A former Raytheon laser engineer, Rudko founded PLC Systems, Inc. and developed the patented Heart Laserô It's used for transmyocardial revascularization, a possible future alternative to bypass surgery and angioplasty now being evaluated by the FDA as part of its pre-market approval process.
Design News: Please summarize the FDA approval process for medical devices.
Rudko: You and your facility both have to be cleared by the FDA. For low-risk devices, they're only concerned with good manufacturing practices. Devices like ours require a clinical trial. In general, the FDA clearance process takes about 27 months. We started designing the laser in 1988 and got approval for first clinical trials in 1990. Our phase 2 trials began in 1992, and now we are requesting pre-market approval to use the Heart Laser to be used on patients with no other alternative.
Q: You already sell the Heart Laser outside the U.S. How are approval procedures different overseas from what they are in the U.S.?
A:Outside the U.S., all they care about is that you prove it's a safe device. They're not worried about whether it's effective. They leave that to the doctors to decide. The FDA, on the other hand, determines whether the device is effective and what it can be used for. Personally, I think the FDA should leave use of the device up to the doctor. The FDA is also concerned about "off-label" use. Once they approve a device, they can't stop a doctor from using it for something else. So, the FDA makes sure manufacturers' literature doesn't promote the device for any indications other than what it's been approved for.
Q: What can prevent a doctor from using a new device for a non-approved procedure?
A: Reimbursement. They may not get paid if they use it for a non-approved indication. In fact, financial approval becomes another part of the overall approval process. We have to go to the Health Care Fin- ance Agency and get them to decide the procedure is reimbursable and get a reimbursement code. Private insurers and HMOs are another story. They'll follow the Health Care Finance Agency, but they can also do it on their own. Several insurers will already pay for TMR even though it's investigational because they think it's cost-effective. The government's criteria for reimbursement comes down to clinical effectiveness. But even if a device is effective, if it's much more costly, it might not be approved for reimbursement.
Q: What are the benefits to manufacturers of the process?
A: The benefits for manufacturers are that the FDA is so tough that anywhere in the world will accept you with no questions if your device is FDA-approved. Also, competitors have to go through the same process. The FDA can't use anything they learned from one manufacturer to help another. So, effectively, the first manufacturer to win approval has the market to itself for about three years.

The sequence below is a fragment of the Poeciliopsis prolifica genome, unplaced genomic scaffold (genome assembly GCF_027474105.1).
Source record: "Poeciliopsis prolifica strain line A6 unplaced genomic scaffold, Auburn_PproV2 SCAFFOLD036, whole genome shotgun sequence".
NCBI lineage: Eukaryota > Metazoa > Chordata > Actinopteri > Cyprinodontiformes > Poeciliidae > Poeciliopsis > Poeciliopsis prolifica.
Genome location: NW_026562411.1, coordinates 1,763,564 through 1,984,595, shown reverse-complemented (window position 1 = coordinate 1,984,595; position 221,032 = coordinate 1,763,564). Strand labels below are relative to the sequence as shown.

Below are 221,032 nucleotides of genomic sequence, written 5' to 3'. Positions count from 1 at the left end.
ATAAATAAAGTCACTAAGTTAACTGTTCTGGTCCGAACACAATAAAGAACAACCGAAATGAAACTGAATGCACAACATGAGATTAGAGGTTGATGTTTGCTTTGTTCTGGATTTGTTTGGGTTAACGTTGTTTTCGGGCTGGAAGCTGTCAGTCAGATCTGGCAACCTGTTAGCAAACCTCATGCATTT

Q: What are the impediments?
A: The cost. If you have to do years of clinical trials and then not market the product for two more years, that's expensive. There's no reimbursement, even for the hospital stay. The FDA even has control over your exports if it's not approved. We have to get a letter from a country that wants to use the device saying they understand it's investigational only in the U.S. and they have no objection to importing it. Lately, the turnaround time for FDA approval of those letters has been only two or three weeks. But it used to be 12-15 weeks.
Q: What are the specific concerns foremost in the minds of your design engineers as they try to produce a product that meets FDA approval?
A: They have to be concerned with the operating room environment. Reliability is the key. If something goes wrong, the system must shut down. They don't have to worry about temperature or humidity in U.S. operating rooms, but do have to for some overseas. But, they have to keep in mind that they can't depend on fans blowing things around as cooling devices. And, they have to remember that the users, surgeons, may not be technical, so systems have to be easy to use.
Q: Please explain briefly how your Heart Laser works in Transmyocardial revascularization.
A: Transmyocardial revascularization is intended to be an alternative to bypass surgery and angioplasty. It's a cardiosurgical procedure that uses the Heart Laser and a sterile kit to "drill" 15 to 30 1-mm-diameter channels in the left ventricular chamber of a beating heart, giving oxygenated blood a direct conduit to oxygen-starved tissue. The laser is computer synchronized with the patient's heartbeat and triggered to fire between heartbeats, when the left ventricle is filled with blood. The blood is a backstop for the laser's energy, preventing it from damaging other heart tissue.
Q: What has been your specific role in developing the technology?
A: We pioneered the procedure, and developed the Heart Laser that makes it practical.